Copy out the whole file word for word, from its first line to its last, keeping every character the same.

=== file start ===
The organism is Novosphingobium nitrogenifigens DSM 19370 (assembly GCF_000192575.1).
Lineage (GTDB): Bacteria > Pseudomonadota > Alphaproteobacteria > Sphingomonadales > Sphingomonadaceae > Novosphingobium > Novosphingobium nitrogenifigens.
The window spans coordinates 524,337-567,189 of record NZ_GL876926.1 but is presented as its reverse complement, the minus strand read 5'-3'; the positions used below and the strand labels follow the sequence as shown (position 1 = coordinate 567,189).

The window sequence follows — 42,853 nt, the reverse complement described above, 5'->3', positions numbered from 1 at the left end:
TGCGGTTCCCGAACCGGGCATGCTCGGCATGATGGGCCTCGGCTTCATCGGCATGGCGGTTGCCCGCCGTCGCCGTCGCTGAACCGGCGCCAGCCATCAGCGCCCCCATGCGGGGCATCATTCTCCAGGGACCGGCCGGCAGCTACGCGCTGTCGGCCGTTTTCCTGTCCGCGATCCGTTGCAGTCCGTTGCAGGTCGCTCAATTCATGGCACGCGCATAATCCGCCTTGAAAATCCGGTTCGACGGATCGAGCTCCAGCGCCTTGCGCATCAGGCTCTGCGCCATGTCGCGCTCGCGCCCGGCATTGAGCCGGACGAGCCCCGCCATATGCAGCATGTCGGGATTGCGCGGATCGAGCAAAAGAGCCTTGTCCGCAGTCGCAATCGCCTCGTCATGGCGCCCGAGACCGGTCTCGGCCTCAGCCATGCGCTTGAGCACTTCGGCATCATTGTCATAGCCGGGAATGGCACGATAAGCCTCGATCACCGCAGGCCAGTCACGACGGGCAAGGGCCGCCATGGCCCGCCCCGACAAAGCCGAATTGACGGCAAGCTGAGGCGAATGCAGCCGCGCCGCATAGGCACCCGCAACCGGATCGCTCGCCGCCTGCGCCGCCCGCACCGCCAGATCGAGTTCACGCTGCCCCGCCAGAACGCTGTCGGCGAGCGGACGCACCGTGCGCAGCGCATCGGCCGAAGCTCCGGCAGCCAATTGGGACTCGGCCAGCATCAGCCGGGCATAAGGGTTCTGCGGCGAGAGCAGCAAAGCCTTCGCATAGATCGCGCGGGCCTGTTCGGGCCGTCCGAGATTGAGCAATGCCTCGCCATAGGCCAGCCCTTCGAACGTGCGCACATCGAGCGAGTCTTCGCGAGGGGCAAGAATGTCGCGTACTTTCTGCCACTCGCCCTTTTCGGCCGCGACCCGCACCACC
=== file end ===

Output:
The organism is Novosphingobium nitrogenifigens DSM 19370 (assembly GCF_000192575.1).
Lineage (GTDB): Bacteria > Pseudomonadota > Alphaproteobacteria > Sphingomonadales > Sphingomonadaceae > Novosphingobium > Novosphingobium nitrogenifigens.
The window spans coordinates 524,337-567,189 of record NZ_GL876926.1 but is presented as its reverse complement, the minus strand read 5'-3'; the positions used below and the strand labels follow the sequence as shown (position 1 = coordinate 567,189).

The window sequence follows — 42,853 nt, the reverse complement described above, 5'->3', positions numbered from 1 at the left end:
TGCGGTTCCCGAACCGGGCATGCTCGGCATGATGGGCCTCGGCTTCATCGGCATGGCGGTTGCCCGCCGTCGCCGTCGCTGAACCGGCGCCAGCCATCAGCGCCCCCATGCGGGGCATCATTCTCCAGGGACCGGCCGGCAGCTACGCGCTGTCGGCCGTTTTCCTGTCCGCGATCCGTTGCAGTCCGTTGCAGGTCGCTCAATTCATGGCACGCGCATAATCCGCCTTGAAAATCCGGTTCGACGGATCGAGCTCCAGCGCCTTGCGCATCAGGCTCTGCGCCATGTCGCGCTCGCGCCCGGCATTGAGCCGGACGAGCCCCGCCATATGCAGCATGTCGGGATTGCGCGGATCGAGCAAAAGAGCCTTGTCCGCAGTCGCAATCGCCTCGTCATGGCGCCCGAGACCGGTCTCGGCCTCAGCCATGCGCTTGAGCACTTCGGCATCATTGTCATAGCCGGGAATGGCACGATAAGCCTCGATCACCGCAGGCCAGTCACGACGGGCAAGGGCCGCCATGGCCCGCCCCGACAAAGCCGAATTGACGGCAAGCTGAGGCGAATGCAGCCGCGCCGCATAGGCACCCGCAACCGGATCGCTCGCCGCCTGCGCCGCCCGCACCGCCAGATCGAGTTCACGCTGCCCCGCCAGAACGCTGTCGGCGAGCGGACGCACCGTGCGCAGCGCATCGGCCGAAGCTCCGGCAGCCAATTGGGACTCGGCCAGCATCAGCCGGGCATAAGGGTTCTGCGGCGAGAGCAGCAAAGCCTTCGCATAGATCGCGCGGGCCTGTTCGGGCCGTCCGAGATTGAGCAATGCCTCGCCATAGGCCAGCCCTTCGAACGTGCGCACATCGAGCGAGTCTTCGCGAGGGGCAAGAATGTCGCGTACTTTCTGCCACTCGCCCTTTTCGGCCGCGACCCGCACCACC